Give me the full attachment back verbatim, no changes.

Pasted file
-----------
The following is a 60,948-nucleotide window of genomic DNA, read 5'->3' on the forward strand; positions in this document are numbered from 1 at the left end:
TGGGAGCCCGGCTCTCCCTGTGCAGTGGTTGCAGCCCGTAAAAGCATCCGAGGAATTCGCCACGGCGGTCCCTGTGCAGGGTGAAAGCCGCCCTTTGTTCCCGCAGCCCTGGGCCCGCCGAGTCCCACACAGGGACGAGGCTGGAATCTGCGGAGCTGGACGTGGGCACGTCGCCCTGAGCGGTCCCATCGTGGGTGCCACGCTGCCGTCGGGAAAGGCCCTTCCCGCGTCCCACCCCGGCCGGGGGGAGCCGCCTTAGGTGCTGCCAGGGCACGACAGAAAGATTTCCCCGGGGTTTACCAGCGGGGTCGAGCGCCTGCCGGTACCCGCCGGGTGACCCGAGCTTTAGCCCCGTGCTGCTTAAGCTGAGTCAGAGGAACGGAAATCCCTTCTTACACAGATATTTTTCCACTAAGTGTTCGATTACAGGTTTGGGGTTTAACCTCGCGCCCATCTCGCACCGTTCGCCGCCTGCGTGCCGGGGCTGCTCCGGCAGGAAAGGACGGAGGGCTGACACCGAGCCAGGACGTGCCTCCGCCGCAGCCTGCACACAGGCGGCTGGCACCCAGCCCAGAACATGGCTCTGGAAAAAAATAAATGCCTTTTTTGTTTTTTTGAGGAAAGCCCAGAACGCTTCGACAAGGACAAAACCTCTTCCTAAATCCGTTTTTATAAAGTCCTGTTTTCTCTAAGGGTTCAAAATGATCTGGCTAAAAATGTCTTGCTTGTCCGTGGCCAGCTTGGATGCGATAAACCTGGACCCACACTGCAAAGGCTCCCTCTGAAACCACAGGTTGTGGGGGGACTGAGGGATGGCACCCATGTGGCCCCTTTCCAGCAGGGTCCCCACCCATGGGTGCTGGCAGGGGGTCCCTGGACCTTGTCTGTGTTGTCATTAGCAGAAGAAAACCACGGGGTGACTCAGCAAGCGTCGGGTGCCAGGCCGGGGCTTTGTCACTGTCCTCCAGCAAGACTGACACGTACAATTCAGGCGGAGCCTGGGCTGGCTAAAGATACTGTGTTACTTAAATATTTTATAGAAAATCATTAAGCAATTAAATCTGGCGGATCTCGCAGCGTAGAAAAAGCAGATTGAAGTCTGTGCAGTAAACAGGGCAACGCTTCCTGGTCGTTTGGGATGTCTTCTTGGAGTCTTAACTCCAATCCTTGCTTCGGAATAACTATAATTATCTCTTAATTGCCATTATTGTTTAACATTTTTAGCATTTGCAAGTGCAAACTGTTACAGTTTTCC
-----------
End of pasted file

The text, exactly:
The following is a 60,948-nucleotide window of genomic DNA, read 5'->3' on the forward strand; positions in this document are numbered from 1 at the left end:
TGGGAGCCCGGCTCTCCCTGTGCAGTGGTTGCAGCCCGTAAAAGCATCCGAGGAATTCGCCACGGCGGTCCCTGTGCAGGGTGAAAGCCGCCCTTTGTTCCCGCAGCCCTGGGCCCGCCGAGTCCCACACAGGGACGAGGCTGGAATCTGCGGAGCTGGACGTGGGCACGTCGCCCTGAGCGGTCCCATCGTGGGTGCCACGCTGCCGTCGGGAAAGGCCCTTCCCGCGTCCCACCCCGGCCGGGGGGAGCCGCCTTAGGTGCTGCCAGGGCACGACAGAAAGATTTCCCCGGGGTTTACCAGCGGGGTCGAGCGCCTGCCGGTACCCGCCGGGTGACCCGAGCTTTAGCCCCGTGCTGCTTAAGCTGAGTCAGAGGAACGGAAATCCCTTCTTACACAGATATTTTTCCACTAAGTGTTCGATTACAGGTTTGGGGTTTAACCTCGCGCCCATCTCGCACCGTTCGCCGCCTGCGTGCCGGGGCTGCTCCGGCAGGAAAGGACGGAGGGCTGACACCGAGCCAGGACGTGCCTCCGCCGCAGCCTGCACACAGGCGGCTGGCACCCAGCCCAGAACATGGCTCTGGAAAAAAATAAATGCCTTTTTTGTTTTTTTGAGGAAAGCCCAGAACGCTTCGACAAGGACAAAACCTCTTCCTAAATCCGTTTTTATAAAGTCCTGTTTTCTCTAAGGGTTCAAAATGATCTGGCTAAAAATGTCTTGCTTGTCCGTGGCCAGCTTGGATGCGATAAACCTGGACCCACACTGCAAAGGCTCCCTCTGAAACCACAGGTTGTGGGGGGACTGAGGGATGGCACCCATGTGGCCCCTTTCCAGCAGGGTCCCCACCCATGGGTGCTGGCAGGGGGTCCCTGGACCTTGTCTGTGTTGTCATTAGCAGAAGAAAACCACGGGGTGACTCAGCAAGCGTCGGGTGCCAGGCCGGGGCTTTGTCACTGTCCTCCAGCAAGACTGACACGTACAATTCAGGCGGAGCCTGGGCTGGCTAAAGATACTGTGTTACTTAAATATTTTATAGAAAATCATTAAGCAATTAAATCTGGCGGATCTCGCAGCGTAGAAAAAGCAGATTGAAGTCTGTGCAGTAAACAGGGCAACGCTTCCTGGTCGTTTGGGATGTCTTCTTGGAGTCTTAACTCCAATCCTTGCTTCGGAATAACTATAATTATCTCTTAATTGCCATTATTGTTTAACATTTTTAGCATTTGCAAGTGCAAACTGTTACAGTTTTCC